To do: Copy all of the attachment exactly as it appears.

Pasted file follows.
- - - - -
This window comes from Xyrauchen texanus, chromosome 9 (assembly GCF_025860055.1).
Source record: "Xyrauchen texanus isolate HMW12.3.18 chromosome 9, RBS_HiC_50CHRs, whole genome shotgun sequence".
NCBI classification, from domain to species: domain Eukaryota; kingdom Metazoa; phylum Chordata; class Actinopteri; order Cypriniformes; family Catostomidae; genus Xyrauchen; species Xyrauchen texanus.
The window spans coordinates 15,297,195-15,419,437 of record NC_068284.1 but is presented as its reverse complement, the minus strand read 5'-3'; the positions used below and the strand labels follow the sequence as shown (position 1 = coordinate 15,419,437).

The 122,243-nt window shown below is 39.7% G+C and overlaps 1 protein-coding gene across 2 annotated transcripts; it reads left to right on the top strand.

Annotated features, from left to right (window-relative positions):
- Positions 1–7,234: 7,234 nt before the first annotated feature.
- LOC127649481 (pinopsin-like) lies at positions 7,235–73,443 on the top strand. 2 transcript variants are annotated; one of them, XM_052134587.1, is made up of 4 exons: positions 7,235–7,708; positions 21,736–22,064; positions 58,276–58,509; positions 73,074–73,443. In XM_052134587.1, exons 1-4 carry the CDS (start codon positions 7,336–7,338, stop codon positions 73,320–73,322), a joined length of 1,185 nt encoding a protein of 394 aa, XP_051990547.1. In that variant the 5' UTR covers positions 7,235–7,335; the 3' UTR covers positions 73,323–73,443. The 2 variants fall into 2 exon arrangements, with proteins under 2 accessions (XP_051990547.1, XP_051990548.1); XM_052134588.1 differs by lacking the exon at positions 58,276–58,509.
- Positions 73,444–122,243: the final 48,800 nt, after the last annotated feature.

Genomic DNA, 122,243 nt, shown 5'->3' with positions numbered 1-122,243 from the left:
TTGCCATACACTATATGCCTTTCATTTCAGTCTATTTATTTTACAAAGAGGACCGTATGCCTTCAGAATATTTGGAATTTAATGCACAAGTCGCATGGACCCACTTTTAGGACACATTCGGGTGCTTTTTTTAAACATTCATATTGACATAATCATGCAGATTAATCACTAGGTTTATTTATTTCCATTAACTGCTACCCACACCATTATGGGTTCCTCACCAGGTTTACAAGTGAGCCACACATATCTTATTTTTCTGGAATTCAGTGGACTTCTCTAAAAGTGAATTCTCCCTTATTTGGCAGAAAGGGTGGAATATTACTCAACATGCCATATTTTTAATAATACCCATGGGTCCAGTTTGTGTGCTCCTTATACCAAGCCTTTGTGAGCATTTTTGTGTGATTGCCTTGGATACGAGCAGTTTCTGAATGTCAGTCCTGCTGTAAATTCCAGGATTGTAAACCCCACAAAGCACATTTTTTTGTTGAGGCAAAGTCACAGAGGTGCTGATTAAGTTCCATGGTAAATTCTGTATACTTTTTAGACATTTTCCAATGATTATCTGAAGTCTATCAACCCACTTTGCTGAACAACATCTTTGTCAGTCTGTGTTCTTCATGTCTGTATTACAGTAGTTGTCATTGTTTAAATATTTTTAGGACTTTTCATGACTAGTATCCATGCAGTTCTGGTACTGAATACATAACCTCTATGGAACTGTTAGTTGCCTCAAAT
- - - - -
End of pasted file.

This window comes from Xyrauchen texanus, chromosome 9 (assembly GCF_025860055.1).
Source record: "Xyrauchen texanus isolate HMW12.3.18 chromosome 9, RBS_HiC_50CHRs, whole genome shotgun sequence".
NCBI classification, from domain to species: domain Eukaryota; kingdom Metazoa; phylum Chordata; class Actinopteri; order Cypriniformes; family Catostomidae; genus Xyrauchen; species Xyrauchen texanus.
The window spans coordinates 15,297,195-15,419,437 of record NC_068284.1 but is presented as its reverse complement, the minus strand read 5'-3'; the positions used below and the strand labels follow the sequence as shown (position 1 = coordinate 15,419,437).

The 122,243-nt window shown below is 39.7% G+C and overlaps 1 protein-coding gene across 2 annotated transcripts; it reads left to right on the top strand.

Annotated features, from left to right (window-relative positions):
- Positions 1–7,234: 7,234 nt before the first annotated feature.
- LOC127649481 (pinopsin-like) lies at positions 7,235–73,443 on the top strand. 2 transcript variants are annotated; one of them, XM_052134587.1, is made up of 4 exons: positions 7,235–7,708; positions 21,736–22,064; positions 58,276–58,509; positions 73,074–73,443. In XM_052134587.1, exons 1-4 carry the CDS (start codon positions 7,336–7,338, stop codon positions 73,320–73,322), a joined length of 1,185 nt encoding a protein of 394 aa, XP_051990547.1. In that variant the 5' UTR covers positions 7,235–7,335; the 3' UTR covers positions 73,323–73,443. The 2 variants fall into 2 exon arrangements, with proteins under 2 accessions (XP_051990547.1, XP_051990548.1); XM_052134588.1 differs by lacking the exon at positions 58,276–58,509.
- Positions 73,444–122,243: the final 48,800 nt, after the last annotated feature.

Genomic DNA, 122,243 nt, shown 5'->3' with positions numbered 1-122,243 from the left:
TTGCCATACACTATATGCCTTTCATTTCAGTCTATTTATTTTACAAAGAGGACCGTATGCCTTCAGAATATTTGGAATTTAATGCACAAGTCGCATGGACCCACTTTTAGGACACATTCGGGTGCTTTTTTTAAACATTCATATTGACATAATCATGCAGATTAATCACTAGGTTTATTTATTTCCATTAACTGCTACCCACACCATTATGGGTTCCTCACCAGGTTTACAAGTGAGCCACACATATCTTATTTTTCTGGAATTCAGTGGACTTCTCTAAAAGTGAATTCTCCCTTATTTGGCAGAAAGGGTGGAATATTACTCAACATGCCATATTTTTAATAATACCCATGGGTCCAGTTTGTGTGCTCCTTATACCAAGCCTTTGTGAGCATTTTTGTGTGATTGCCTTGGATACGAGCAGTTTCTGAATGTCAGTCCTGCTGTAAATTCCAGGATTGTAAACCCCACAAAGCACATTTTTTTGTTGAGGCAAAGTCACAGAGGTGCTGATTAAGTTCCATGGTAAATTCTGTATACTTTTTAGACATTTTCCAATGATTATCTGAAGTCTATCAACCCACTTTGCTGAACAACATCTTTGTCAGTCTGTGTTCTTCATGTCTGTATTACAGTAGTTGTCATTGTTTAAATATTTTTAGGACTTTTCATGACTAGTATCCATGCAGTTCTGGTACTGAATACATAACCTCTATGGAACTGTTAGTTGCCTCAAAT